by Liran Dor
Two months, 3 weeks, and 4 days ago, I left for Israel on scholarship called the Impact Fellowship to study Jewish history at a boarding school called Alexander Muss High School in Israel (AMHSI). The organization that funded my trip is the Jewish National Fund, or the JNF. Their goal with funding my trip (as well as 4 others) was to create the next generation of Jewish leaders and ambassadors for the school. They did this by interviewing many Jewish students and seeing which of them showed leadership traits. They then selected these kids to go on the program. While on the program, we went through multiple classes designed for leadership training, public speaking, etc. Some of the things that I did and continue to do now for the Impact Fellowship include writing 1 to 2 blog entries a week, speaking at local Jewish communities about the program, recruiting students to go. Generally, I have a responsibility to spread the word about the school.
Though JNF had a goal of me spreading the word about the school and recruiting, they sent me for another reason that was more of an unspoken reason. They wanted me (and the other students) to experience, and in the end to love, Israel. This is because the people who are running the JNF are all Zionists. A Zionist is a person who believes in the unquestionable connection between the Jewish people and the land of Israel and the right of the Jewish people to return to and live in the State of Israel, including the development and protection of the Jewish people and state (Israel). Another example of a Zionist organization would be the people who run a program called Birthright. They send Jews from all around the world on a completely free trip to Israel just so that they can connect with Israel and its history, and Judaism. These free trips have been proven to work, and it absolutely worked on me.
While I was gone, and even though I had lived in Israel for a year before, I started to further appreciate Israel's culture much more than I have before, especially finding things that I like more about Israeli culture than American culture. I started realizing the large differences in the people that you would meet in your day-to-day life. The absolute biggest trait that stood out to me was the complete honesty that Israelis have and that Americans tend to lack. I started noticing that Israelis have less of a “social intelligence” and more of a “harsh” and sometimes even “brutal” way of conveying their message. Of course, when you first experience something like this, it seems like a big deal, but even though Israelis tend to come off as rude I started to really enjoy how I always knew what they thought of me or my opinions. You know where you stand. An American tends to be a lot more sensitive and less honest which creates an (in my mind) unnecessary struggle of trying to understand their opinion. Now, before your mind starts jumping places, remember that this does not apply for all people, but I found it to be absolutely true for the majority of people in each of these countries.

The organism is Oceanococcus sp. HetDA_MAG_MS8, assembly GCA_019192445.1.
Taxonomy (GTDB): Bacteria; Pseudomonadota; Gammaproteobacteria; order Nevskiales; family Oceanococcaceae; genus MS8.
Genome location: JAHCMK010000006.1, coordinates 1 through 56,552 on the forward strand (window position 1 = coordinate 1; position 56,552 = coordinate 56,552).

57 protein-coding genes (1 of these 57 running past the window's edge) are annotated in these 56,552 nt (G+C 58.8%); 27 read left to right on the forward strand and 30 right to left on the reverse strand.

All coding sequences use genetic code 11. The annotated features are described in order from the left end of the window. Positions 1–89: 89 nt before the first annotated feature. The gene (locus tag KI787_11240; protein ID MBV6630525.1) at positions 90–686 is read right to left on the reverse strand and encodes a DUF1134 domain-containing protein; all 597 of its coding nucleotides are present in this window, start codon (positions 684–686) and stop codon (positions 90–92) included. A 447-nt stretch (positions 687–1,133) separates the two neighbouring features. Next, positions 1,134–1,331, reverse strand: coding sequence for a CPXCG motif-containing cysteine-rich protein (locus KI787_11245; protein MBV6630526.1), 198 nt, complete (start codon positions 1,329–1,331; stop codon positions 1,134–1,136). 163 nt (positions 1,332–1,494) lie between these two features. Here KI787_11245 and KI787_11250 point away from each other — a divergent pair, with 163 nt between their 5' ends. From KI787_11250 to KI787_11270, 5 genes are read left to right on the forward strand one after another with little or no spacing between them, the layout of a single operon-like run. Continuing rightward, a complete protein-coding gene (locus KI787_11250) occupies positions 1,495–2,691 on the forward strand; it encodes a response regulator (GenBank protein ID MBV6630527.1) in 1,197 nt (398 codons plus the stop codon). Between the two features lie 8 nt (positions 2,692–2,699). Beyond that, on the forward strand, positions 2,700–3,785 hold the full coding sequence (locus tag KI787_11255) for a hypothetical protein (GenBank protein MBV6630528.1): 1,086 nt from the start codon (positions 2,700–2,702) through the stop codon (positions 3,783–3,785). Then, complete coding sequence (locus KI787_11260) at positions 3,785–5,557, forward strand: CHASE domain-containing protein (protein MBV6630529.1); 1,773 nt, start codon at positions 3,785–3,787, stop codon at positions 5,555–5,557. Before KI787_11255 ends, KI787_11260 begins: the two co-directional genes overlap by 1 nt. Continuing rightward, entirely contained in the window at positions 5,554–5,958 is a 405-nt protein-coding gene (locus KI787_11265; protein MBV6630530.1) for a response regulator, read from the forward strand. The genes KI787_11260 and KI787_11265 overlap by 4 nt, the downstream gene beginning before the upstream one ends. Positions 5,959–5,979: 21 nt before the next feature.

The second biggest thing that I noticed in culture difference was how accepting Israelis tend to be of any situation. When I was in Israel during the first week, I was at a Synagogue. While everyone was celebrating a holiday and dancing with the Torah, some person from outside the walls threw a rock into the very crowded area. When it became obvious that an act of hate had happened with the intention of hurting someone (most likely for celebrating Judaism, later published in the news) there was a slight panic in the crowd and I assumed that we would be going back to our campus to a more safe area. To my surprise, the crowd simply reported the crime to the police and continued dancing as if nothing had happened. I was really surprised about how a group of at least 100 people could so easily disregard a clear danger, but then I realized something. These people every day are under the fear of a rocket being shot at their home from the surrounding countries, Gaza and the West Bank (Arab-controlled areas). These people know how to not let a clearly uncomfortable situation affect how they are going to live their lives. It seems a little crazy to me, but I really admire how easily they got over such a thing vs. here in America. I have had experiences that have been much less dangerous and impactful that people even years later are still scared by or affected by. I really do believe that being able to get over something is important, having the ability to “move on” from a situation is vital. It's important to not let negative experiences affect you in the future so you can continue living.
These are just two of the many examples of reasons why I love Israel and its culture. My trip to Israel through AMHSI and the JNF was the most impactful and just outright amazing trip that I have ever been on during my entire life. Now, this means nothing to you if you don't know how many family and educational trips I have been on. But, between being a Watershed student and having a family that travels a lot, I have had a great deal of travel experiences. After this entire experience, I am just absolutely so happy to be an ambassador for the school and Israel and am really working hard to motivate kids to be part of it because of how amazing it was for me, regardless of my responsibility to do so. I learned to love Israel and its people while making amazing friends and traveling all over the country seeing and experiencing things that I could nowhere else. So please, if you read this and have someone in mind (absolutely does not have to be Jewish) who would be interested in going on this trip, refer them to me for more information or send me an email at firstname.lastname@example.org. I would love to be of help to anyone looking to have the experiences that I had.